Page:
• Disputes Over Unpaid Subcontractors and Material Suppliers (Lien Threats): It is not uncommon for the Property owners to receive at least one Notice of Claim (Pre-lien Notice or Intent to Lien) from their Builder’s Subcontractors or Suppliers during the Project. If the Property owners receive a Notice, the first step is to discuss the claim with the Builder to learn why the Claimant has not been paid. Sometimes it is for a legitimate reason, g., the work or material is defective and needs to be corrected, but most of the time it is not. The second step is to withhold the amount of the claim from the Builder’s future payments until the Builder has provided proof that the claim has been resolved. Pursuant to Texas Property Code, Chapter 53, the Builder is required to resolve the Lien claim and defend/indemnify the Property owners from any damages caused by the claim. Moreover, most well drafted Contracts expressly state that the filing of a Lien is an Event of Default and if not timely cured, allow the Property owners to terminate the Contract. Additionally, if the Property owners have already paid the Builder for the Subcontractor/Supplier’s labor/material and the Builder knowingly or with the intent to defraud diverted the funds from the Project to pay for non-Project related debts, the Builder can be prosecuted for a third-degree felony. Lien claims must be resolved before the Lender will allow the construction loan to be converted to a conventional loan.
  • Disputes Over Poor Workmanship or Failure to Follow Plans/Specifications: It is difficult to locate a qualified Builder and even if you think you have found one, mistakes and disagreements will still occur. If the work does not conform to the plans/specifications, then the Builder is likely in breach of the Contract. If the work is of poor quality, defective, or not functioning as designed, then the Builder again is likely in breach of the Contract. When any of these events occur, the first step is to bring them to the Builder’s attention and objectively discuss how they can be economically corrected with the least disruption to the overall Project. If doing so does not resolve the issues, then there is a dispute and a material breach of the Contract. Now it is time to consult with a construction attorney who can review and explain the applicable Contract provisions and recommend options and a strategy on how to proceed. Typically, one of the recommendations will be for the Property owner to retain a construction expert who specializes in the type of trade/work in dispute to perform an inspection and prepare a report. The report should identify: (1) the defects or nonconforming work, (2) any code or industry standards violated, (3), the proper way to correct the defective or nonconforming work, and (4) the cost to repair the work. This report will provide the Property owner with support for its claim and a better understanding of the problem and how it can be resolved.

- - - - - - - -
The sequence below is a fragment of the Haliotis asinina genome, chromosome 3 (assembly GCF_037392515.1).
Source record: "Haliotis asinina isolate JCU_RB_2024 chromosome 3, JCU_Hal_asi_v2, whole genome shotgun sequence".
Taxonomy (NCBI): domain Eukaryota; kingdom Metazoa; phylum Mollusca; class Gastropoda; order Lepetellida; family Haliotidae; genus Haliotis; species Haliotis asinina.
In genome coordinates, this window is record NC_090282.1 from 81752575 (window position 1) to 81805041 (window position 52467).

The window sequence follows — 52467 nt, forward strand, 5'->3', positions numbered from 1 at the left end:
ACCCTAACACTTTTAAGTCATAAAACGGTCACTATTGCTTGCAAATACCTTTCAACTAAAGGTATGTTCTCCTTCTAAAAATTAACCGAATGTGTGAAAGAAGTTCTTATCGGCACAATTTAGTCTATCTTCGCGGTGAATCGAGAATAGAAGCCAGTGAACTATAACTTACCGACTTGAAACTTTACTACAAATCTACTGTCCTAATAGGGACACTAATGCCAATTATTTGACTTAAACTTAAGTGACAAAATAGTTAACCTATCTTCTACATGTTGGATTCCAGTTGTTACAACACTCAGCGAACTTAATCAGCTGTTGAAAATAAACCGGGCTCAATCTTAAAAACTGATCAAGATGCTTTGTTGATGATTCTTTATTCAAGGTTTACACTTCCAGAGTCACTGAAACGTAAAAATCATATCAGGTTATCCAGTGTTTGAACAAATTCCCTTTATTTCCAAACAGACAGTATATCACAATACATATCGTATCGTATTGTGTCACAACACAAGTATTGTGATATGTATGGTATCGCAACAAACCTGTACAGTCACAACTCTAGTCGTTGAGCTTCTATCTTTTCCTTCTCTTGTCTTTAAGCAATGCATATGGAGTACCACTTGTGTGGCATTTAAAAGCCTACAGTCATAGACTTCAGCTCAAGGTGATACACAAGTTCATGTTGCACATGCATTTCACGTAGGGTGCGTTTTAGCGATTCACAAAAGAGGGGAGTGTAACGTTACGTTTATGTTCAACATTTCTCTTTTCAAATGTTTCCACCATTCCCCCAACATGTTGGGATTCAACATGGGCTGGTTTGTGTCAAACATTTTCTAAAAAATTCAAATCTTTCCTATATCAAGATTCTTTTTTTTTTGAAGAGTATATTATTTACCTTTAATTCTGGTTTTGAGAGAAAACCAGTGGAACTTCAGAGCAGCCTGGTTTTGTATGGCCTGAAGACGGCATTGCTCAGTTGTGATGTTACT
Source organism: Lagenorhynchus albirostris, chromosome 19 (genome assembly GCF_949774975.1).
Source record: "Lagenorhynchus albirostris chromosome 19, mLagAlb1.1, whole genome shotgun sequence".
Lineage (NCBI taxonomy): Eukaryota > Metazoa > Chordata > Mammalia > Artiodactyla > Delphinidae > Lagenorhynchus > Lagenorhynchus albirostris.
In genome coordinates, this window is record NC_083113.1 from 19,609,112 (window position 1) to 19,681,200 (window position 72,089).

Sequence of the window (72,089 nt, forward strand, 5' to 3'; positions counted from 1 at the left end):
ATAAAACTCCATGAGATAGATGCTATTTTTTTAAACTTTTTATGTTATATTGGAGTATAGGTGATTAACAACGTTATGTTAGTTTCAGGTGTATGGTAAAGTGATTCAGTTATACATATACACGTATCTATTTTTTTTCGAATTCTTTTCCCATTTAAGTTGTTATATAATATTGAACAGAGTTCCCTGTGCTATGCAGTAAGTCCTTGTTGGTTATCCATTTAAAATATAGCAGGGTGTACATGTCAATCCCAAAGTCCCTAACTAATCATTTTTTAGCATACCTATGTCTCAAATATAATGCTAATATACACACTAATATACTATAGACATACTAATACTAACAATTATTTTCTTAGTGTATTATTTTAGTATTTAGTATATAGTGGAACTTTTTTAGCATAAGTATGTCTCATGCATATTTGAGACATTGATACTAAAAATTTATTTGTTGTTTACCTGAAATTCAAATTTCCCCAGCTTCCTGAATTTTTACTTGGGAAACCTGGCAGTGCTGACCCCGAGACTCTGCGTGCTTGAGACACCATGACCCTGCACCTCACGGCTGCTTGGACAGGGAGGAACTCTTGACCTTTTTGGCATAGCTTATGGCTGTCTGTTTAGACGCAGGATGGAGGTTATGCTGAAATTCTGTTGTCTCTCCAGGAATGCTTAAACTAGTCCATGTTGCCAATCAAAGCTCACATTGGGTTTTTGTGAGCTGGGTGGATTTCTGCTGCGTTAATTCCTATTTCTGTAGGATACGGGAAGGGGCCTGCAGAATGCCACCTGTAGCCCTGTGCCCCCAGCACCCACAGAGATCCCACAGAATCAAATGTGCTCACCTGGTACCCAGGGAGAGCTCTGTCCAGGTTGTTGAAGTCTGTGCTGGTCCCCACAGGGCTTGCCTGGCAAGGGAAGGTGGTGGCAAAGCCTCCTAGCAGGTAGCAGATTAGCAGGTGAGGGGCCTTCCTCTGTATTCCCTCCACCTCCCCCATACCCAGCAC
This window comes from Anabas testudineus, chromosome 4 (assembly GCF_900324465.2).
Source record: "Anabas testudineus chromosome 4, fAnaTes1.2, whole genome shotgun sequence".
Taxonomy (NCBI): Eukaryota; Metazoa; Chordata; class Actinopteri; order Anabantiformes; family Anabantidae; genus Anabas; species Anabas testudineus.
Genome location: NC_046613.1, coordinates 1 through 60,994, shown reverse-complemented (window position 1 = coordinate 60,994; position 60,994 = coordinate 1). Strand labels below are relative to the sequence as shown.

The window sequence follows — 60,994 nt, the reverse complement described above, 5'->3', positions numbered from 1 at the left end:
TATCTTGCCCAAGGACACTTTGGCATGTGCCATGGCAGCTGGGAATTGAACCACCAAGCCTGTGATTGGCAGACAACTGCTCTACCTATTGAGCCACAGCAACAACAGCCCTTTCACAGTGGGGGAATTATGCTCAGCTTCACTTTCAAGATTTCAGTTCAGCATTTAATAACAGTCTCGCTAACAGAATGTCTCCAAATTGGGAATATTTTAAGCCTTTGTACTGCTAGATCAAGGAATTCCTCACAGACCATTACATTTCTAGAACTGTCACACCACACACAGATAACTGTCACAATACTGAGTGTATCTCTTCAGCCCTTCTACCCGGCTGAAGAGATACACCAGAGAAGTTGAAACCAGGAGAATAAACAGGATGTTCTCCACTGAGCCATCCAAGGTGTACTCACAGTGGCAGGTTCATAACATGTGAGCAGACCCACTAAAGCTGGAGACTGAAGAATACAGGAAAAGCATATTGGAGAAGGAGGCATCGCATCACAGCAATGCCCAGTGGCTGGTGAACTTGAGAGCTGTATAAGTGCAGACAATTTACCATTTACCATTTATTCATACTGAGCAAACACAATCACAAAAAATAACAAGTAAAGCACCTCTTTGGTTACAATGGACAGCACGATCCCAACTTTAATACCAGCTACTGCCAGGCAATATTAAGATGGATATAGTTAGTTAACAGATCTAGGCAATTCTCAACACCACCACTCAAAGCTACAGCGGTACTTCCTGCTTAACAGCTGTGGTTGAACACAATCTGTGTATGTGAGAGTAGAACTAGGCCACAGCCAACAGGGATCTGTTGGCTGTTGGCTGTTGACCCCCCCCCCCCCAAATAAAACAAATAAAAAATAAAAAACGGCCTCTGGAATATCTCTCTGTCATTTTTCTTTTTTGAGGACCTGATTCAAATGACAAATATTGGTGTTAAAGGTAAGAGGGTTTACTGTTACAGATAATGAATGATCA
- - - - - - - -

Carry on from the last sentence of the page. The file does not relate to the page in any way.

• Disputes Over Project Close Out and Final Releases: If there have not been major disputes throughout the course of Project, then the last 75 days are where they tend to occur. As the parties head toward Project close out, expectations and tensions begin to rise. The Property owners are typically concerned with converting their construction loan to a conventional loan (which has likely been extended more than once), defects that were brought to the Builder’s attention months ago that have still not been corrected, and how to resolve accounting and payment disputes. On the other hand, the Builder is likely experiencing problems with coordinating trades, city inspections, is tired of receiving customer feedback/complaints, and is ready to move on to the next Project. It is hard to say who has the upper hand at Project closeout because there are laws which protect both sides as they attempt to gain leverage to resolve their respective concerns. One of the strongest rights Property owners have, is the good faith exception to payment under the Prompt Payment Act which allows them to withhold 110% of any amount in dispute from the Builder’s final payment. The disputed amount may arise from accounting errors, overbilling/offsets, paying unauthorized work, or the cost to correct defective work. In turn, the Builder has the right to withhold signing the Final All Bills Paid Affidavit or Final Lien Waiver & Release (documents the Lender will require to close out the loan) or to record a mechanic’s Lien against the Property. Project closeout is generally the time to consult with a construction attorney to obtain a better understanding of the parties’ rights and obligations, and recommendations for resolving final disputes.